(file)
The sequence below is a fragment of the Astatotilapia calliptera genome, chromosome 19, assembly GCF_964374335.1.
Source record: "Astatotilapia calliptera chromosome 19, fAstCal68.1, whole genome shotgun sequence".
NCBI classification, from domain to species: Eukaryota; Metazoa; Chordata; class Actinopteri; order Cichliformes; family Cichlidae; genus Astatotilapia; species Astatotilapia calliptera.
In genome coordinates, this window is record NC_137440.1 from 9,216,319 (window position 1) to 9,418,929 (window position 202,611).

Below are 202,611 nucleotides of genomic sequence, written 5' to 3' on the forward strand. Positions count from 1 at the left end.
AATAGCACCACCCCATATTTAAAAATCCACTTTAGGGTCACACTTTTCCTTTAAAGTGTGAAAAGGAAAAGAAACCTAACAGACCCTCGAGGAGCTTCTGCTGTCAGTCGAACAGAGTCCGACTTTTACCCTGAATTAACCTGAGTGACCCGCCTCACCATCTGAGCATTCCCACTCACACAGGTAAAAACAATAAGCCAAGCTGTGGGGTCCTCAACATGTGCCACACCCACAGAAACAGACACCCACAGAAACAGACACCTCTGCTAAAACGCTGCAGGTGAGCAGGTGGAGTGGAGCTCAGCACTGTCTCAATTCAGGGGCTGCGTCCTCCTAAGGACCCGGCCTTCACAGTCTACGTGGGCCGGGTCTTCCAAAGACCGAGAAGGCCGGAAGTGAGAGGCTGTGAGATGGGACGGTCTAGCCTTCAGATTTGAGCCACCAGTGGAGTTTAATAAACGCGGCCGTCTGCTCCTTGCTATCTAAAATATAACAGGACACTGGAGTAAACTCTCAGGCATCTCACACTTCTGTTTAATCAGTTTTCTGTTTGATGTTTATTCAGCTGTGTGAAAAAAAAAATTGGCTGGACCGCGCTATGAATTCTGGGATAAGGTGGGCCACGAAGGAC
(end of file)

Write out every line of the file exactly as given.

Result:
The sequence below is a fragment of the Astatotilapia calliptera genome, chromosome 19, assembly GCF_964374335.1.
Source record: "Astatotilapia calliptera chromosome 19, fAstCal68.1, whole genome shotgun sequence".
NCBI classification, from domain to species: Eukaryota; Metazoa; Chordata; class Actinopteri; order Cichliformes; family Cichlidae; genus Astatotilapia; species Astatotilapia calliptera.
In genome coordinates, this window is record NC_137440.1 from 9,216,319 (window position 1) to 9,418,929 (window position 202,611).

Below are 202,611 nucleotides of genomic sequence, written 5' to 3' on the forward strand. Positions count from 1 at the left end.
AATAGCACCACCCCATATTTAAAAATCCACTTTAGGGTCACACTTTTCCTTTAAAGTGTGAAAAGGAAAAGAAACCTAACAGACCCTCGAGGAGCTTCTGCTGTCAGTCGAACAGAGTCCGACTTTTACCCTGAATTAACCTGAGTGACCCGCCTCACCATCTGAGCATTCCCACTCACACAGGTAAAAACAATAAGCCAAGCTGTGGGGTCCTCAACATGTGCCACACCCACAGAAACAGACACCCACAGAAACAGACACCTCTGCTAAAACGCTGCAGGTGAGCAGGTGGAGTGGAGCTCAGCACTGTCTCAATTCAGGGGCTGCGTCCTCCTAAGGACCCGGCCTTCACAGTCTACGTGGGCCGGGTCTTCCAAAGACCGAGAAGGCCGGAAGTGAGAGGCTGTGAGATGGGACGGTCTAGCCTTCAGATTTGAGCCACCAGTGGAGTTTAATAAACGCGGCCGTCTGCTCCTTGCTATCTAAAATATAACAGGACACTGGAGTAAACTCTCAGGCATCTCACACTTCTGTTTAATCAGTTTTCTGTTTGATGTTTATTCAGCTGTGTGAAAAAAAAAATTGGCTGGACCGCGCTATGAATTCTGGGATAAGGTGGGCCACGAAGGAC